Study Links Low Socio-economic Status, “Fear of Abandonment” in Early Life to Poor Health in Adulthood

Study Links Low Socio-economic Status Fear of Abandonment in Early Life to Poor Health in Adulthood

An extremely weird study has popped up that tries to connect low socio-economic status with attachment theory to try and explain healthcare status in adulthood. Although the approach is definitely novel, the proposed idea that attachment orientations like fear of abandonment in childhood can lead to poorer health in adulthood is extremely dubious, to put it lightly.

In Brief: Economics and Health

A noticeable trend in health statistics is that people who have a low socio-economic status (SES) in early childhood are more likely to suffer poor health as an adult later in life.  Part of the reason for this observation is thought in some circles to be connected to various social experiences and exposures that are more common when growing up in a low SES environment.

In Brief: Attachment Theory

Attachment theory is a branch of child psychology that relates to how relationships and emotional attachments are formed. The basic (and heavily simplified) idea behind the theory is that if an attachment to a caregiver is not established in early childhood, it can affect psychosocial development, as well as any relationships, later in life.

What Is This Study About?

The study’s language is surprisingly dense given how little of it there actually is. The underlying hypothesis appears to be as follows:

  • Parents of low socio-economic status are under burdens that reduce how available they are to their children
  • This limited contact, according to attachment theory, leads to fears of abandonment, difficulty forming relationships, and/or other types of “attachment orientations”
  • These orientations translate to negative emotions and increased stresses, possibly via the parasympathetic nervous system
  • This whole chain of events then underlies the link between low childhood SES and poorer adult health.

With that particular knot untangled, let’s move on.

The study had 213 participants, all of whom provided self-reports on childhood socio-economic status, attachment orientations, general stress, and self-rated health status. The researchers also evaluated the participants’ respiratory sinus arrhythmia (RSA), which is when the heart rate and breathing rate line up. RSA is a normal occurrence that was used as a proxy measurement for parasympathetic activity. RSA was measured both at rest and during “an acute social stressor.”

The results:

  • The participants in the bottom 25% of childhood SES had 65% worse self-reported health values as adults than the top 75% of childhood SES results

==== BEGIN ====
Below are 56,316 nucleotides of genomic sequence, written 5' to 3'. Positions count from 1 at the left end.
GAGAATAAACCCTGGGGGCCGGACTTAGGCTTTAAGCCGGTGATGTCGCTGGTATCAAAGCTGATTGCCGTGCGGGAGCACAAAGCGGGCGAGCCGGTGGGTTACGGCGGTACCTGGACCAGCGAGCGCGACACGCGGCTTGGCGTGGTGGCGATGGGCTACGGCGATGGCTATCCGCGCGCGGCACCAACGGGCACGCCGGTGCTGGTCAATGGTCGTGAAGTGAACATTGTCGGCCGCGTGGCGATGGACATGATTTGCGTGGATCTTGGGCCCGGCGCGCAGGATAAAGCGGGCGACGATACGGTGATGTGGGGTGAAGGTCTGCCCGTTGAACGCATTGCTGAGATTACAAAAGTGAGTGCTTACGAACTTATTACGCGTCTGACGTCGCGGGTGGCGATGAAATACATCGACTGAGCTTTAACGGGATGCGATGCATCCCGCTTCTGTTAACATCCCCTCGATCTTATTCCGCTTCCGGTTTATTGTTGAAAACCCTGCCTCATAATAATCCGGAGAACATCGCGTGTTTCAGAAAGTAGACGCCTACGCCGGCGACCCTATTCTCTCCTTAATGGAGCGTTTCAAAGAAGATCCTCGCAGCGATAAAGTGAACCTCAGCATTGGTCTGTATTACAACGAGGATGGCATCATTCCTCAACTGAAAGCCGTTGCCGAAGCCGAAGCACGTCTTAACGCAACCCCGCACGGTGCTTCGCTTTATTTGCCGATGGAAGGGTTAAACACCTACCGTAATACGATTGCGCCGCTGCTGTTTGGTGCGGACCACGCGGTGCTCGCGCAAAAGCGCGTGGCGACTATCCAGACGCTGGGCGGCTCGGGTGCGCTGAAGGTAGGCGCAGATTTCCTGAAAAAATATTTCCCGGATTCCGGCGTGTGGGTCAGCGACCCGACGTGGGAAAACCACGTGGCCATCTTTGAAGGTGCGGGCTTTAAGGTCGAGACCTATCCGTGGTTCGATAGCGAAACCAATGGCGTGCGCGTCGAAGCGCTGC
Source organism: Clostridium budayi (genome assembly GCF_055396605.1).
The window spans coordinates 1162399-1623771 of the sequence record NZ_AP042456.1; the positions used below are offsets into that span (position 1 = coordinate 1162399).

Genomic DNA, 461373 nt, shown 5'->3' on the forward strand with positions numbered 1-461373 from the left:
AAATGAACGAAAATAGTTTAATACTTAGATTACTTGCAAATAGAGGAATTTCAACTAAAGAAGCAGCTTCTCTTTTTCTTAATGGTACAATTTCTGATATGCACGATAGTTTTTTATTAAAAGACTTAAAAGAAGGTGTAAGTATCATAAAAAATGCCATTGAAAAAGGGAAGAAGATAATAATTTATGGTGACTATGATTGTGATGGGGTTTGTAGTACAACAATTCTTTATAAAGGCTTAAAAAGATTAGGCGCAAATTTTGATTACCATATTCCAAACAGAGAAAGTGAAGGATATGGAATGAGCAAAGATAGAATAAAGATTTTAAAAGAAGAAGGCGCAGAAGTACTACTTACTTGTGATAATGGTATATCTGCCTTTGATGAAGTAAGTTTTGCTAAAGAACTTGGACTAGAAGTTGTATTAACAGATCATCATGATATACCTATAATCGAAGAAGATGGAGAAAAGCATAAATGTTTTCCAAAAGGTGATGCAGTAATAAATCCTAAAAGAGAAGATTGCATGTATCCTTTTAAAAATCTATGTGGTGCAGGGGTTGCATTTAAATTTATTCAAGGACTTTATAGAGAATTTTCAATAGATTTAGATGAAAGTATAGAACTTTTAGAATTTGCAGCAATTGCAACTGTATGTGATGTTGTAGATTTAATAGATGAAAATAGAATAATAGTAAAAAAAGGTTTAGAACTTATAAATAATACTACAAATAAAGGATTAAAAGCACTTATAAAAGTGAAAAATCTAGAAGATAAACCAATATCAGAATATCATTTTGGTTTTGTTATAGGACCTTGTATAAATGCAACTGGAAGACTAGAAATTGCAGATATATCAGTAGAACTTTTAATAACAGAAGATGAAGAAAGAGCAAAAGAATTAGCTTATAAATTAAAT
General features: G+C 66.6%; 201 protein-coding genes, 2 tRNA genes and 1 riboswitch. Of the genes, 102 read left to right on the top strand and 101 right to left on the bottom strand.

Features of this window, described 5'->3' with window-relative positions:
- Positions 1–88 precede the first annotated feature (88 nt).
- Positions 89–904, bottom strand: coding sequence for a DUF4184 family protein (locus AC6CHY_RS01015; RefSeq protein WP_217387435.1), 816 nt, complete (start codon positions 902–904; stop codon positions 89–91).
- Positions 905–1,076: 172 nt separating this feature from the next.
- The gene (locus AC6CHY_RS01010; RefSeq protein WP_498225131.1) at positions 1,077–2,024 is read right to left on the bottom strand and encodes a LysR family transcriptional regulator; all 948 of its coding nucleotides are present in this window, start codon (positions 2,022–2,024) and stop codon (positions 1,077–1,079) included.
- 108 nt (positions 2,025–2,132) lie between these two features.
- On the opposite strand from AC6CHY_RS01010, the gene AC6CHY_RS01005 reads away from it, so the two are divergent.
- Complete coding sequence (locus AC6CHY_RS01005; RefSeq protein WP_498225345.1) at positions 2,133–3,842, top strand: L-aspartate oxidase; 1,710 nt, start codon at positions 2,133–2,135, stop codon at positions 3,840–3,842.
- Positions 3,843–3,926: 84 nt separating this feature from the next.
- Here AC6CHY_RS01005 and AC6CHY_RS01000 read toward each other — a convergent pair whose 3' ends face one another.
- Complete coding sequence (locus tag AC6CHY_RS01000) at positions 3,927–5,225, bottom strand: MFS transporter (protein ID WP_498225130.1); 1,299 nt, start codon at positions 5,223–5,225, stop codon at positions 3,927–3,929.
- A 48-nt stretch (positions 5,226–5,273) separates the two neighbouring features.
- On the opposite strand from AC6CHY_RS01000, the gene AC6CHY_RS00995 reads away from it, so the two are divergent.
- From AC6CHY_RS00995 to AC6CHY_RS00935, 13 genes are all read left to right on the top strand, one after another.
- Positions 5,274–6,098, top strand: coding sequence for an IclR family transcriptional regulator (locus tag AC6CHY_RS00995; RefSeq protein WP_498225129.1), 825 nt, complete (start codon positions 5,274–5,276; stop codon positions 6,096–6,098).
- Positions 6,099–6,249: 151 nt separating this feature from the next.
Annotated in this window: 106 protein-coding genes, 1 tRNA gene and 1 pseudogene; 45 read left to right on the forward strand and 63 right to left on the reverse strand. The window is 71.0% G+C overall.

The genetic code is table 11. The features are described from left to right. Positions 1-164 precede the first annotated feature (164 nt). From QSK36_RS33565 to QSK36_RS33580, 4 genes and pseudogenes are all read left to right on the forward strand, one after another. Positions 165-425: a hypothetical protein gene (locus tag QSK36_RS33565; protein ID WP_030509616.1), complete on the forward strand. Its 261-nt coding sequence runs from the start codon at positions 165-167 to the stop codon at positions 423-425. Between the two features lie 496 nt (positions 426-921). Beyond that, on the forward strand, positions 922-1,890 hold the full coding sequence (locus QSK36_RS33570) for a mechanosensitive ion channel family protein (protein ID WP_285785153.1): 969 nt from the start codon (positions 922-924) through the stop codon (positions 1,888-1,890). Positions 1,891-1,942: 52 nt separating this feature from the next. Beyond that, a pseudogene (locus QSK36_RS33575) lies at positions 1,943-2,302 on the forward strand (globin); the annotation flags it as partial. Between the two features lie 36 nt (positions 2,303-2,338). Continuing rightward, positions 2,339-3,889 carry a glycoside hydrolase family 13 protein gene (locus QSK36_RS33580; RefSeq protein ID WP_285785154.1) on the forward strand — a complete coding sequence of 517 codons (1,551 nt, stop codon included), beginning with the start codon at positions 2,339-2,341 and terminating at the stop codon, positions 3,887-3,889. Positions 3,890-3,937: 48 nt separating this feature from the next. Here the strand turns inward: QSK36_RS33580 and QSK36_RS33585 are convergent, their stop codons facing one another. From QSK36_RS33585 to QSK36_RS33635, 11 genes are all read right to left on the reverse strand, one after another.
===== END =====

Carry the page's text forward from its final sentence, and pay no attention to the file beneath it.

• This poor health appeared regardless of what the adult SES actually was
  • Having an “attachment avoidance” orientation was correlated to health outcomes and general stress reports, but only among individuals with high RSA during the social-stressor measurement

What This Means

The study’s conclusion states that, “attachment theory is useful for understanding why those from low SES backgrounds are at greater risk of negative health outcomes in adulthood. Findings extend our knowledge of how interpersonal relationships in childhood can shape emotional and physical health outcomes in adulthood.”

You may notice that the conclusion does not refer to any specific part of the results. There is a reason for that: The results and methods are vague and make little sense, even if taken at face value. You will notice, for instance, that there is no effort made to describe the self-reported health status measurements with any sense of specificity. It’s not even clear if any of the reasons the participants felt they were in poor health had a connection to the parasympathetic system in the first place, which was the entire reason for the RSA comparisons. Furthermore, since RSA are a normal experience of the body, it’s not even clear how it’s a valid bridge between attachment, stress, and general health.

The idea that childhood stressors can influence adult health is not new, and the attempt to look at the connection through the lens of attachment is certainly novel and creative. However, the way the study was carried out can be most generously described as “ill-advised.”

Bottom Line

This is not a negative study. Negative studies are still useful to the body of scientific knowledge. This is not even a preliminary study, since those at least suggest areas worth investigating further. Instead, this study is a bizarre collection of measurements and words that shall boggle and perplex the unwary reader.


Murdock, K., et. al., “Attachment Orientations, Respiratory Sinus Arrhythmia, and Stress Are Important for Understanding the Link Between Childhood Socioeconomic Status and Adult Self-Reported Health,” Annals of Behavioral Medicine, 2016; 10.1007/s12160-016-9842-4.

McCaig, A., “Low socio-economic status, fear of abandonment can lead to poor adult health,” Rice University web site, October 13, 2016;, last accessed October 14, 2016.

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